Games that people play!

Casual games, although being a relatively recent phenomenon (the origins of this genre can be traced back to 2001, when PopCap first offered Bejeweled), have now secured a place on most popular entertainment lists. According to the Casual Game Association (CGA), the worth of this huge industry reached US$2.25bn in 2007.

The figure looks even more impressive if we consider that as recently as in 2006 the volume of the global casual games market was under US$1bn. Today, casual games account for about 4 % of the income generated by the global video games industry, maintaining high growth rates (over 20 % per year), and winning new fans across all continents.

The largest outlets for casual games are North American countries, covering up to 70 % of the total turnover. The main distribution channels are gaming portals and specialised Internet resources, lead by BigFish Games, RealArcade, Pogo, and Yahoo!Games. Over 2.7 million people visit BigFish Games daily, with 41 % of its audience coming back regularly.

The primary distribution method (43 % of the total) is a standard shareware system, giving the gamer the opportunity of an introductory trial period to test drive the game.

This method is followed up by the advertising-based model, (about 39.5 %) where the game is delivered to the client cost-free, provided they watch the in-game commercials. Subscriptions, granting full access to a library of games for a fixed monthly rate, provide for about 17.5 % of sales.

Methods of payment vary across countries: e.g., in Russia 96 % of casual games are paid for via sms, while in the North America bank cards are more commonly used.

One distinctive feature of this market is that casual games are developed not only by gaming giants such as Electronic Arts, Microsoft, Ubisoft, but also small-scale studios that employ as few as 5 to 10 people. Eastern European countries (Russia, Ukraine, Belarus) play a special role in the industry, creating around 30 % of all casual games in the world.

This became possible not only owing to lower development costs as compared to Western countries (US$50-100,000 versus US$300-500,000 in the US), but also due to the high quality of the games. In 2008, games produced in Eastern Europe headed the top lists of the largest web portals over 80 times, which is evidence of domestic designers' leadership in the global casual games industry.

The Russian casual games market was launched in 2004, when Alawar Entertainment, having successfully sold casual games in the West, entered the Russian market with first Russian-language versions of casual blockbusters that could be paid for in rubles (important feature of Russian market not only for IT-industry)..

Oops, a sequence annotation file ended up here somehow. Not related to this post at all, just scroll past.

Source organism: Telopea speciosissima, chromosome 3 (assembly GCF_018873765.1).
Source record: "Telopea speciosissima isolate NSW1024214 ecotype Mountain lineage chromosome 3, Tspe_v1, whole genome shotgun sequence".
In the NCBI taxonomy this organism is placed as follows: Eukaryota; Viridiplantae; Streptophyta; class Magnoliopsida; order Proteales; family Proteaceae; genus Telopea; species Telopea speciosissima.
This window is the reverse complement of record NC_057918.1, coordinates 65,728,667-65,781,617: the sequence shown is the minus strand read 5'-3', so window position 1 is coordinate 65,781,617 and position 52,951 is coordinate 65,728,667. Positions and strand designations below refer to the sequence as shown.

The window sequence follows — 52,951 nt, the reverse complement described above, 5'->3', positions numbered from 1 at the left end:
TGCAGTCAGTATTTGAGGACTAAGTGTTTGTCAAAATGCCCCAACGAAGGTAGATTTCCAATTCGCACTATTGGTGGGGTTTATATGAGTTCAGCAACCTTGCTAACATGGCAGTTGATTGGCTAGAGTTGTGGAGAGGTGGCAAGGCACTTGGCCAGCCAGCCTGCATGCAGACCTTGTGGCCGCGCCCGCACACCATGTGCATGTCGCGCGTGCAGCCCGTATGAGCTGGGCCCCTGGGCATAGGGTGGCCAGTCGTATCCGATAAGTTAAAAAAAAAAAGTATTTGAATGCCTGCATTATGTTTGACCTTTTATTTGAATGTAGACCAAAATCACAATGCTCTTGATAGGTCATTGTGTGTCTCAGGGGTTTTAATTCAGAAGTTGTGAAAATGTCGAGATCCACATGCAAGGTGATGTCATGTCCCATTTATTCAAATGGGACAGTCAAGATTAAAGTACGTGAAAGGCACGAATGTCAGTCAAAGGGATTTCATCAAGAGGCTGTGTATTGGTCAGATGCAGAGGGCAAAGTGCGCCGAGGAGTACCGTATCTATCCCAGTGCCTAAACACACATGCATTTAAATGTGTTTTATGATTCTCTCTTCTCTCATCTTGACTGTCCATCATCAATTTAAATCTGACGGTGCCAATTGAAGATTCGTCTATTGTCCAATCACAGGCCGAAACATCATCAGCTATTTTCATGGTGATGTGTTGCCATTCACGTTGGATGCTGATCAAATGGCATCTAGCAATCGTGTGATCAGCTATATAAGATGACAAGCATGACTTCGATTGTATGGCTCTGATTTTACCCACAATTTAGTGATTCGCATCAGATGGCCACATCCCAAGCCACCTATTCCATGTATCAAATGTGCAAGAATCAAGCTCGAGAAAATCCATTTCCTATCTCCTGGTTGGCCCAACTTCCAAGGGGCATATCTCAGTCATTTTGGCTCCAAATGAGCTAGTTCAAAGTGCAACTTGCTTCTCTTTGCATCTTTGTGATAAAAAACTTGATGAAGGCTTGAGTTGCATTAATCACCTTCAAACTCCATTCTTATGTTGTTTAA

Casual games are spreading in Russia just like in other countries. In addition to (the largest specialised platform on the Russian Internet), the majority of popular portals, including,, RBC's information resources,,, and websites of the best selling magazines such as Cosmopolitan and Men's Health etc. - all offer casual games. Notably, while the owners of smaller websites are primarily motivated by extra profits, larger portals use casual games to increase their traffic ranking and the loyalty of their audiences by offering new quality content.

Today, at least seven Russian companies are involved in casual games production: Alawar, NevoSoft, IT Territory Casual, Realore Studios, Absolutist,, and Turbo Games.

The Russian market is growing every year at a very impressive rate. With a worth of less than US$3m in 2006, this has increased by 270 %, or roughly US$10m, in 2007. Experts forecast that the Russian casual games market will exceed US$28m in 2008, and possibly hitting US$50m by 2010.

Yet, Russia is facing a number of major challenges that slow down the development of the market. The main problems include underdeveloped communications infrastructure for the Internet in the Russian provinces, cumbersome methods of payment, and software piracy in the local networks.

On the other hand, this sector holds promise for investors - while the market volume had a ballpark figure of US$10m last year, I expect it to nearly triple by the end of 2008, and hitting into the region of US$30m. The online games market is growing equally fast, though its turnover is already three or four times higher.

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